Foods High in Lutein and Zeaxanthin

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Green leafy vegetables are the best sources of lutein and zeaxanthin.
Green leafy vegetables are the best sources of lutein and zeaxanthin. (Image: KAdams66/iStock/Getty Images)

Your ability to clearly see small details depends on an area in the center of your eye called the macula. Lutein and zeaxanthin are major components of the macula, where they function as antioxidants and absorb blue light before it can cause damage. The only natural sources of lutein and zeaxanthin are plants. To boost your intake, you’ll need to include dark-green leafy vegetables, yellow corn, broccoli and a few other foods in your diet.

Green Leafy Vegetables

Dark-green leafy vegetables are the best sources of lutein and zeaxanthin, but to get the most benefit, you'll need to cook them. For example, 1 cup of cooked spinach provides 20,354 micrograms of lutein and zeaxanthin, compared to 3,659 micrograms in a cup of raw spinach. This results primarily from the fact that 10 cups of raw spinach reduce down to 1 cup of cooked spinach. Different greens produce varying yields, but they all wilt significantly during cooking. The top sources include spinach and kale, followed by turnip greens, collards and mustard greens.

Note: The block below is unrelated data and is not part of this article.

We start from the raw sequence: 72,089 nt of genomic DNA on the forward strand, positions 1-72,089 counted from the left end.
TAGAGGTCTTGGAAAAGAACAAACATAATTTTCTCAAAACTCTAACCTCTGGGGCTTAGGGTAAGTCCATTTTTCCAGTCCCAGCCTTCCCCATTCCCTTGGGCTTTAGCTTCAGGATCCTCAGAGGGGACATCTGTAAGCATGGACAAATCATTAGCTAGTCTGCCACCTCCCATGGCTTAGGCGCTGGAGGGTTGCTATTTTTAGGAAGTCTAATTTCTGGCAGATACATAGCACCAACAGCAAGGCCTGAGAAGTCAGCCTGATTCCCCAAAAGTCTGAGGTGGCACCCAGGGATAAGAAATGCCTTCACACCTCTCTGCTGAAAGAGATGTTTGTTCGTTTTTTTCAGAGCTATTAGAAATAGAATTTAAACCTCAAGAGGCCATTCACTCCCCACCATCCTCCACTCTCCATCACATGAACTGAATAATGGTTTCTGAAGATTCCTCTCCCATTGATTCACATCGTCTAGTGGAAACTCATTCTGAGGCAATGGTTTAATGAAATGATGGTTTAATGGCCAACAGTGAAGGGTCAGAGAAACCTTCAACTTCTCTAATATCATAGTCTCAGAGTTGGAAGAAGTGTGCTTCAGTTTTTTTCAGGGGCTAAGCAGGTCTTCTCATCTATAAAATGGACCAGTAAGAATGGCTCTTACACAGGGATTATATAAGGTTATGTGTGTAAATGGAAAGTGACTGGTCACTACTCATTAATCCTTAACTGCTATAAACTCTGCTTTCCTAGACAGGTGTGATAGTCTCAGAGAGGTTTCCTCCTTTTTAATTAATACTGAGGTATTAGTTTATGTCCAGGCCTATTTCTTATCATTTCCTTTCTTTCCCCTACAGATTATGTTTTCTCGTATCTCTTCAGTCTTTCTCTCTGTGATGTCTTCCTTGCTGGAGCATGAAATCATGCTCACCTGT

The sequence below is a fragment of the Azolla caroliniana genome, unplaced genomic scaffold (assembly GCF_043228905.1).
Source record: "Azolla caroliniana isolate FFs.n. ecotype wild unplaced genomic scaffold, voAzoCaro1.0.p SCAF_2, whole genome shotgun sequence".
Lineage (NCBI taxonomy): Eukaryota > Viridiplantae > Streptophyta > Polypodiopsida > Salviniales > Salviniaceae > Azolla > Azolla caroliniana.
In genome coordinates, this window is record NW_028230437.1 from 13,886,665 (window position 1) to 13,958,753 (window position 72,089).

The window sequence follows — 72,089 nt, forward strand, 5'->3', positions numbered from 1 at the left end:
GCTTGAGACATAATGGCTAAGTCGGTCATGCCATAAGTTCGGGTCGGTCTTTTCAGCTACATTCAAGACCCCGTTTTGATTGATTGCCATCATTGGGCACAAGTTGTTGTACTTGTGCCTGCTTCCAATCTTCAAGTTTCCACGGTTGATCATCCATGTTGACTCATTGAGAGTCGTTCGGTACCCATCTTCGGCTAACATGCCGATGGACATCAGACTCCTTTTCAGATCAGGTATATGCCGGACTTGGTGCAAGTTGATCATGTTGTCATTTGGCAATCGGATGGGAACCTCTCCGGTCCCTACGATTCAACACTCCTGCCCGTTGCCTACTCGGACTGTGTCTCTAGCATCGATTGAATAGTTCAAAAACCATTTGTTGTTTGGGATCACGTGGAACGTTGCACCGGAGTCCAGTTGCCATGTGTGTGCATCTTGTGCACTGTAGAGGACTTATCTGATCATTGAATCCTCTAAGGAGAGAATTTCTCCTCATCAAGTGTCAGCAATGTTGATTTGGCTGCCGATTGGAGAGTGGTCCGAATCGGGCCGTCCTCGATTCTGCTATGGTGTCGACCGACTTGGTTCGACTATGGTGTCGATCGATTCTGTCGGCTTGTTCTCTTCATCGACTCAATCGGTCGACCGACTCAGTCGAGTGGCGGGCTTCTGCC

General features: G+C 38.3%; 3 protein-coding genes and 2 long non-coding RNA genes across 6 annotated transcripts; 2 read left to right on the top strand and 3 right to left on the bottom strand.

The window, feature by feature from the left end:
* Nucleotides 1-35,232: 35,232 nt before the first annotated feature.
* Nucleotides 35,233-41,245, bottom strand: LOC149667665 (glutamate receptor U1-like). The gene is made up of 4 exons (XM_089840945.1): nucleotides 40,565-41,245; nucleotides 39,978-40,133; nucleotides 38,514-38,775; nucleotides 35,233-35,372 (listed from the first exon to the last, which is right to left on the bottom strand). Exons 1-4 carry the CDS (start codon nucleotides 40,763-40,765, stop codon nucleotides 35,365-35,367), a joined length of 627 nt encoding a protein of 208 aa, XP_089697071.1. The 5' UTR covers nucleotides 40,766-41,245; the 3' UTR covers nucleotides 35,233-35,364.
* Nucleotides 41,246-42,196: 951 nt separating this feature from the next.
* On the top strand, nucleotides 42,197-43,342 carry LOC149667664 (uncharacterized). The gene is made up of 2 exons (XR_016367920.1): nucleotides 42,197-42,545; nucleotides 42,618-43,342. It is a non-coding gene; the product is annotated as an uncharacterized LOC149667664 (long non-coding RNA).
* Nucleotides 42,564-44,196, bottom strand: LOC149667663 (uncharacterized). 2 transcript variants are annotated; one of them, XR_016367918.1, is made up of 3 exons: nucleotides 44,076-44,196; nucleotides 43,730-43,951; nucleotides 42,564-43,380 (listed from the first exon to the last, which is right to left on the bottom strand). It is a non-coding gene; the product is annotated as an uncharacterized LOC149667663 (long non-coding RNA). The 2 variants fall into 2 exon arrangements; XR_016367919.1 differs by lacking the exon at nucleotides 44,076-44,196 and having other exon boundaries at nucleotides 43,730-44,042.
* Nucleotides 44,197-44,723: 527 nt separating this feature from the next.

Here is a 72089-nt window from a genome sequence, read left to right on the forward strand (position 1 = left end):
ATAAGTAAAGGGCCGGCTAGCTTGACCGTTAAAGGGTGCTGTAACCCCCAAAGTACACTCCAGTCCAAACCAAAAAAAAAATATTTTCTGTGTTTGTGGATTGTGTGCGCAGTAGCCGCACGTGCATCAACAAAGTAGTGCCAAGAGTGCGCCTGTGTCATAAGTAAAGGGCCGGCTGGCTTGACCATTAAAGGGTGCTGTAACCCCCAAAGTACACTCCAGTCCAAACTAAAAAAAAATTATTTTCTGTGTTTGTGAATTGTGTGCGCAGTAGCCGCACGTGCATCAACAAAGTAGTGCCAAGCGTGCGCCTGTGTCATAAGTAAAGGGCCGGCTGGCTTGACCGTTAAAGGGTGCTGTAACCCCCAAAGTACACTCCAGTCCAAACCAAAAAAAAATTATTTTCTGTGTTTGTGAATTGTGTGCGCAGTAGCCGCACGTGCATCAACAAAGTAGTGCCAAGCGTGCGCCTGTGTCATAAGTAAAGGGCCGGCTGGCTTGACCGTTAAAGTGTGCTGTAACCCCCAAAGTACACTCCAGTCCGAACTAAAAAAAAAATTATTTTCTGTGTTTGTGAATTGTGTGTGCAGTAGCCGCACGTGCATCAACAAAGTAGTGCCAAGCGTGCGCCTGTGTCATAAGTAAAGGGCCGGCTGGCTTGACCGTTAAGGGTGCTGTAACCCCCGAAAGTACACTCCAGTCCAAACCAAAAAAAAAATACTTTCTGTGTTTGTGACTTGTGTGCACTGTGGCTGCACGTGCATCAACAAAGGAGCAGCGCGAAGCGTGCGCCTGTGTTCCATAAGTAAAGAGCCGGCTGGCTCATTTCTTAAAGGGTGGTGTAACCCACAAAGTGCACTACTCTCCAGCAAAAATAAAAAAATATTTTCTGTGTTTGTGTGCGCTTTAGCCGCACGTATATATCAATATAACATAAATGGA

Other Vegetable Sources

You can eat 1 cup of cooked peas or summer squash and gain about 4,000 micrograms of lutein and zeaxanthin. Other good vegetables to choose include cooked yellow corn, Brussels sprouts and broccoli. For a salad, go with fresh romaine or green-leaf lettuce. A 1-cup serving of these vegetables contains about one-quarter to half the amount of lutein and zeaxanthin as you'll get from peas and squash.

Few Fruit Choices

Very few fruits contain the amount of lutein and zeaxanthin you’ll get from vegetables. Uncooked dried peaches come the closest. They have 894 micrograms in a 1-cup serving. The next best sources include tangerines, avocados, orange juice and frozen raspberries, which provide between 269 and 459 micrograms of lutein and zeaxanthin in a 1-cup serving.

Tips to Improve Absorption

Lutein and zeaxanthin belong to the family of carotenoids, a group of nutrients that only dissolve in fat. You can increase the amount absorbed during digestion by consuming a small amount of healthy unsaturated fat together with foods containing lutein and zeaxanthin. Try stir-frying the vegetables in olive oil or using a salad dressing that contains vegetable oil. You may also absorb more if you chop the vegetables, because that helps release lutein and zeaxanthin from the plant's rigid cell walls.

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